The growth of the region’s life sciences companies got rolling when U.K.-based drug-maker Wellcome PLC’s U.S. subsidiary, Burroughs Wellcome, became the first international company to locate in RTP in 1970. Pharmaceutical rival Glaxo placed its U.S. headquarters just one mile away in 1981. While the companies tapped the research inside the universities, a cooperative state government made supercomputers available to them.
Glaxo, focused on developing blockbuster drugs, in 1995 bought Burroughs Wellcome, which built its reputation on superb basic research. Glaxo gave Wellcome scientists sweetheart deals to take their research and move on, launching dozens of startups, said Dennis Dougherty, who founded venture capital firm Intersouth Partners nearly 30 years ago to focus on life sciences startups.
“You had a thousand top-quality scientists from Burroughs Wellcome available,” he said. That sudden change in pharma job fortunes came on top of the three universities greatly expanding their efforts to license new technologies developed by academic researchers.
“Scientists became risk-takers and innovative ideas became small companies,” Dougherty said. That acceptance of risk is not universal in the conservative South, he said.
“We tried to hire employees for this company in Knoxville and it’s very, very difficult to get employees to leave the safety of the big company and come to work for the startup company, no matter how much the stock will be worth some day. They don’t have enough examples of success,” Dougherty said. But in the Triangle, “we have an environment where top employees will go to work for a startup company and not think twice about it.”
Lack of money, success stories
While the Triangle is fertile ground for life sciences companies, there are few well-known examples of enormous home-grown successes. Though not a household name, Quintiles’ story is well-known in the region. UNC-Chapel Hill biostatistics professor Dennis Gillings started Quintiles as an outgrowth of the consulting he did for pharmaceutical companies. He took a two-year sabbatical in the mid-1980s during which the company doubled, leading him to charge ahead with a vision that would change the pharmaceuticals business.
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Now, Triangle entrepreneurs betting they can bring a revolutionary new vaccine or other drug to market know they’re just down the road from experts on how to run the crucial and costly regulatory process, how much it should cost, and how to do it, said Intersouth’s Dougherty.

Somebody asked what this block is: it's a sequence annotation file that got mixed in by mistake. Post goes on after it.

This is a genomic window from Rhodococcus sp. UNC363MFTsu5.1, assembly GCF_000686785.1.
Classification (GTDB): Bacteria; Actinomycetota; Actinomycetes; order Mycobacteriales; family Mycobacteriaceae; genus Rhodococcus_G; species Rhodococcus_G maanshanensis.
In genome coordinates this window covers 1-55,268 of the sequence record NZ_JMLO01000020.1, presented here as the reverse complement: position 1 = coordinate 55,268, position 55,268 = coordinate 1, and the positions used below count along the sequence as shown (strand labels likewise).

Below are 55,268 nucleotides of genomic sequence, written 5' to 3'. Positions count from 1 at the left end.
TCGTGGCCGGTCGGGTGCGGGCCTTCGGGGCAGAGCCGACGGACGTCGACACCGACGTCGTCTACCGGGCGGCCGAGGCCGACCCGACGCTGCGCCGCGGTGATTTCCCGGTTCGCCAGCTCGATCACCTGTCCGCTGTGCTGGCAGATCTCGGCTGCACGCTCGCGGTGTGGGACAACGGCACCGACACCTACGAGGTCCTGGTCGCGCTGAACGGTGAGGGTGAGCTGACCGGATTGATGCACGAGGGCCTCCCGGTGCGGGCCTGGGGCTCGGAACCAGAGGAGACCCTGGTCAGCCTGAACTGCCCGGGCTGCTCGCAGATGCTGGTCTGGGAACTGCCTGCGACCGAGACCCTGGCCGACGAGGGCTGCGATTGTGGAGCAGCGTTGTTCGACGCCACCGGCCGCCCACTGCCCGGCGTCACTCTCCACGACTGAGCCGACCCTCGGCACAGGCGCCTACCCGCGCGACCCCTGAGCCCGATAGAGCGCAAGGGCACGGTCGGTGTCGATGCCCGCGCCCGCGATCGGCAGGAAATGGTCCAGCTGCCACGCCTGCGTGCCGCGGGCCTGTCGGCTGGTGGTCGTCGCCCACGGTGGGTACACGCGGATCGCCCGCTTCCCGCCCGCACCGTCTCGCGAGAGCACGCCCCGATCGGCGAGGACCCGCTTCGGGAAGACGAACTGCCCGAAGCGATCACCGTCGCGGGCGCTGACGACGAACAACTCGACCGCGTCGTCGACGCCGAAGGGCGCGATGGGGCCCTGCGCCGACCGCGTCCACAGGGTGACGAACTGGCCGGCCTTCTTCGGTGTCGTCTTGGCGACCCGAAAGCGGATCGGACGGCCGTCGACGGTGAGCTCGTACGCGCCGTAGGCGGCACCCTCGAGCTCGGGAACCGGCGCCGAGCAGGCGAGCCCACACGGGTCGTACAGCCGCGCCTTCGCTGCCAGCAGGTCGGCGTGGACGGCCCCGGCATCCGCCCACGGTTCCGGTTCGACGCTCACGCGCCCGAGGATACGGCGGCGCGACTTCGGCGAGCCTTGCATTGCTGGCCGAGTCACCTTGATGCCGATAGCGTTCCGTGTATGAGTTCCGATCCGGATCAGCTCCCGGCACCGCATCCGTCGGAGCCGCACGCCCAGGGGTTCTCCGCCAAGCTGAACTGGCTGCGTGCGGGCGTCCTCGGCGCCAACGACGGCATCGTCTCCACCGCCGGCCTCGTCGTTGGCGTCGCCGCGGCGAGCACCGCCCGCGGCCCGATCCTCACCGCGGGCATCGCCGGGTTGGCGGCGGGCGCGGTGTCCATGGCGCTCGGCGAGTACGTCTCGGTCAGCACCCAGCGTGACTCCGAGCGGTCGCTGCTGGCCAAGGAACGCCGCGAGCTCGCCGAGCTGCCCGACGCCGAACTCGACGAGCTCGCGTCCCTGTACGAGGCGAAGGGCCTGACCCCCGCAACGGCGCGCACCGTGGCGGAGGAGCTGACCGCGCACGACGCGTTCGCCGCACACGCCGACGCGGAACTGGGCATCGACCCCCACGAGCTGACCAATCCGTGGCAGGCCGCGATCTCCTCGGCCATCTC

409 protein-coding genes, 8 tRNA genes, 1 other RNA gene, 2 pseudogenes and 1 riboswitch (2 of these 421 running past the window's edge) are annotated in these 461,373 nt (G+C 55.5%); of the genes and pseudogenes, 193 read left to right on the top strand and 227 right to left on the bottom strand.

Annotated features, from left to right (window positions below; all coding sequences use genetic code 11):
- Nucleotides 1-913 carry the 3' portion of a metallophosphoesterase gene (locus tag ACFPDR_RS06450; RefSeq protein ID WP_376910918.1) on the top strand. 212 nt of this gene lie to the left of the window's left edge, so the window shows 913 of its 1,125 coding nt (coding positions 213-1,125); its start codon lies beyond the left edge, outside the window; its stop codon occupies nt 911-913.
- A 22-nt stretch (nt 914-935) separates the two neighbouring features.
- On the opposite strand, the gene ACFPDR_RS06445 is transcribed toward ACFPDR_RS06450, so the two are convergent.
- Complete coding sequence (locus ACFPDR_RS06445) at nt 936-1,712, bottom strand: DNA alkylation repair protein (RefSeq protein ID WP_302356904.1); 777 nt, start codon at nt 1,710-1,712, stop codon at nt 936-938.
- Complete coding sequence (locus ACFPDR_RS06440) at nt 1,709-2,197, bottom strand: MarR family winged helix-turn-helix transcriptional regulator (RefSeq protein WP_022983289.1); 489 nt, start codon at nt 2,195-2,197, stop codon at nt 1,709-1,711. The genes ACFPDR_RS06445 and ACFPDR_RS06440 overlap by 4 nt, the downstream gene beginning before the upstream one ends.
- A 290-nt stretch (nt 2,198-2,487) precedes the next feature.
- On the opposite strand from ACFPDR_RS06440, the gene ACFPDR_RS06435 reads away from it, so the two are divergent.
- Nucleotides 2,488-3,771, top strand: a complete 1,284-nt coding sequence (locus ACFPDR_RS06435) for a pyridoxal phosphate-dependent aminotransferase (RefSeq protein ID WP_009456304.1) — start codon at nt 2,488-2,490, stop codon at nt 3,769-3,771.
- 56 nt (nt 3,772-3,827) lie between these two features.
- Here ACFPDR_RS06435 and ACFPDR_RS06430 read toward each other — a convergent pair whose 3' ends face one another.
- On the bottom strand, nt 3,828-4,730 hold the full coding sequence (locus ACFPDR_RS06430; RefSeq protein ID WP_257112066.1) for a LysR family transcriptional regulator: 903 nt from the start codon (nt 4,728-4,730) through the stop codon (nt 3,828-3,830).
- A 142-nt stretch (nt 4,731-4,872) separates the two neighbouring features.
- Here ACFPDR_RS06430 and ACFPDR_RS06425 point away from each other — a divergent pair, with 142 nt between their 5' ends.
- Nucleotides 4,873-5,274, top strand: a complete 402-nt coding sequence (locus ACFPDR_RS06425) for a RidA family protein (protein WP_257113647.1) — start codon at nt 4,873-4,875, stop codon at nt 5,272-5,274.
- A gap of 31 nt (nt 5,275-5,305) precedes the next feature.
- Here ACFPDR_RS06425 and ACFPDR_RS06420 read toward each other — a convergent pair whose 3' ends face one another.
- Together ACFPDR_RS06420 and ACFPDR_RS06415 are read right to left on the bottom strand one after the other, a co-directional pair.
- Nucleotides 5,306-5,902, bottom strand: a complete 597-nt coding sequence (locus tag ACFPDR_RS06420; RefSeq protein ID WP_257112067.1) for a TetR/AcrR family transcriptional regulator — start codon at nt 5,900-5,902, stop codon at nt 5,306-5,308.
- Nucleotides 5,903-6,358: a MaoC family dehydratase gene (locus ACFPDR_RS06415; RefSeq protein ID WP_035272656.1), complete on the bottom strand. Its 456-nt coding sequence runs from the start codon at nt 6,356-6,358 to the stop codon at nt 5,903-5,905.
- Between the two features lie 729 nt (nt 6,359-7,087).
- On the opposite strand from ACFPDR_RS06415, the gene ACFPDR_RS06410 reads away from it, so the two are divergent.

Gillings, the former university professor, said nothing has been more important to the Triangle’s success in producing companies like Quintiles than the state government’s historically strong support of higher education. Indeed, the state constitution requires that public universities make education free “as far as practicable,” which means some of the lowest tuitions in the country. The universities create “a hotbed of knowledge coming out, in a time when knowledge-based industries are clearly the sorts of industries that are going to be successful,” Gillings said.
According to SCRIP Intelligence, a pharmaceutical industry analysis firm that studied biotech industry hubs around the world, the components needed for a successful biotech cluster include a strong science base, an entrepreneurial culture, a solid core of companies and the ability to attract a skilled workforce. If the Triangle has those covered, nearly everyone agrees the region lags behind Boston and the Bay area in another recommended ingredient: financing.
North Carolina drug development companies trailed those in New England, the Bay area, New York, Pennsylvania, New Jersey and San Diego in terms of capital raised and products in the regulator approval pipeline, according to Ernst & Young’s annual industry report. Dougherty, Gillings, and BenAchour echo a report last year by the Triangle’s Council for Entrepreneurial Development that found the region does not have enough angel investors willing to offer seed money, venture capital to help companies take off and investment banks that help small companies be acquired or go public.
“I’ve never myself raised capital locally,” said Quintiles’ Gillings, who partnered with investors including Bain Capital and Singapore’s sovereign wealth fund to take the company private again in 2003 after its initial, six-year run as a public company. “It’s close to New York and Boston, so if you’re willing to get on an airplane it’s not necessarily a problem.”
Dalesio is a business writer in Raleigh.